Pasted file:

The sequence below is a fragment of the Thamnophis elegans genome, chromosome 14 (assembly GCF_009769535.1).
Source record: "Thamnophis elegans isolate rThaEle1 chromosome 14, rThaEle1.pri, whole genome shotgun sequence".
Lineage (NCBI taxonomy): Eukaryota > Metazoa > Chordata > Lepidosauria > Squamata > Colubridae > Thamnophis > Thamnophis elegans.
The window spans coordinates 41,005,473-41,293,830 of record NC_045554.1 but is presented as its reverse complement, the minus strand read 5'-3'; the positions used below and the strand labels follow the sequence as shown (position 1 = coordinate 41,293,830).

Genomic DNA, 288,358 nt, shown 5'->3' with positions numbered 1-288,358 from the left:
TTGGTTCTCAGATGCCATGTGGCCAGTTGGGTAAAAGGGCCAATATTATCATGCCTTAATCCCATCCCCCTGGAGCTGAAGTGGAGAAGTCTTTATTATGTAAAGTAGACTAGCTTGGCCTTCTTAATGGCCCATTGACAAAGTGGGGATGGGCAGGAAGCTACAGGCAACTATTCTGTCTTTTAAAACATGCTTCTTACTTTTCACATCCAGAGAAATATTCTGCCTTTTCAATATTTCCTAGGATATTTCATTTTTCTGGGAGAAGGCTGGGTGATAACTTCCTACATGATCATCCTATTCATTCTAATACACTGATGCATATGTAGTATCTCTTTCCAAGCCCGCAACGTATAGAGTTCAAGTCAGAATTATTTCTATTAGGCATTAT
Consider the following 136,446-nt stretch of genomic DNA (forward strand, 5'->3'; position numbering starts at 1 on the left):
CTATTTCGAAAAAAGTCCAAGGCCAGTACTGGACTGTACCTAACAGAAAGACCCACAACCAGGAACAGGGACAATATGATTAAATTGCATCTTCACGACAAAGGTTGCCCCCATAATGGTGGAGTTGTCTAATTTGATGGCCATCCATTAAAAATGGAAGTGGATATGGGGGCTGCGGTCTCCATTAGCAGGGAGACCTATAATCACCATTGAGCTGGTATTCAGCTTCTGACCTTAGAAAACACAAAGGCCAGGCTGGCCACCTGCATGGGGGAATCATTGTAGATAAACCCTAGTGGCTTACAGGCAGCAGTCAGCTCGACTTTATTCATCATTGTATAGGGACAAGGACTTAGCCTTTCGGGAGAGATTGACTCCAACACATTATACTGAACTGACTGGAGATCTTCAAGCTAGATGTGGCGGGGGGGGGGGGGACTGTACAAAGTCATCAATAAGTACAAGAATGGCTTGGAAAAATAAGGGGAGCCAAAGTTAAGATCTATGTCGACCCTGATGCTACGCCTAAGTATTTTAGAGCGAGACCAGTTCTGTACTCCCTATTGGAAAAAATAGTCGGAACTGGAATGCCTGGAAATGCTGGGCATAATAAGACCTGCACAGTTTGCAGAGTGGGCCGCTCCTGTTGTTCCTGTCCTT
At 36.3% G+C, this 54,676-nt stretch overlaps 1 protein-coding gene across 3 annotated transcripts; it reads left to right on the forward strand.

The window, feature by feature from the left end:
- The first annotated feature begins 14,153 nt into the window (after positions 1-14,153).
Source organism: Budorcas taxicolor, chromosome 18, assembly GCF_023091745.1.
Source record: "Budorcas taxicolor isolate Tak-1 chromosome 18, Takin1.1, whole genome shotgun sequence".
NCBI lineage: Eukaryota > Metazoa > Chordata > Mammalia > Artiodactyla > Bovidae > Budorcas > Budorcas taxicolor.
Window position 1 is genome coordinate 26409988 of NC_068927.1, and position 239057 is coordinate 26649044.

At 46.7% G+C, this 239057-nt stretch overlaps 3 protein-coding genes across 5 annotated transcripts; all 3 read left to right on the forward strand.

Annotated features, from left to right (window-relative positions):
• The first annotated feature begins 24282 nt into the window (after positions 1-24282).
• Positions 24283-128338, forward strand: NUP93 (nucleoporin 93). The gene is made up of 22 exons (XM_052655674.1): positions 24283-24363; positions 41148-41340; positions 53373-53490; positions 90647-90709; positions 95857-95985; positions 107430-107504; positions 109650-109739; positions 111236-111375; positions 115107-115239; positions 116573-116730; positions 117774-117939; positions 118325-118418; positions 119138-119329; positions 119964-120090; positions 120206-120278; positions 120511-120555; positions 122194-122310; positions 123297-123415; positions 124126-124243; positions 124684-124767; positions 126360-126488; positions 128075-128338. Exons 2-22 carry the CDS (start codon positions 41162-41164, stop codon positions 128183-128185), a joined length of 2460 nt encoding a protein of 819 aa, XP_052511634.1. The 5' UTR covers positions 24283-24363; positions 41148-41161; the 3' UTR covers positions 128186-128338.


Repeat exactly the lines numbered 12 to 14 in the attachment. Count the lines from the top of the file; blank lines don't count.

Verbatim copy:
Source organism: Budorcas taxicolor, chromosome 18, assembly GCF_023091745.1.
Source record: "Budorcas taxicolor isolate Tak-1 chromosome 18, Takin1.1, whole genome shotgun sequence".
NCBI lineage: Eukaryota > Metazoa > Chordata > Mammalia > Artiodactyla > Bovidae > Budorcas > Budorcas taxicolor.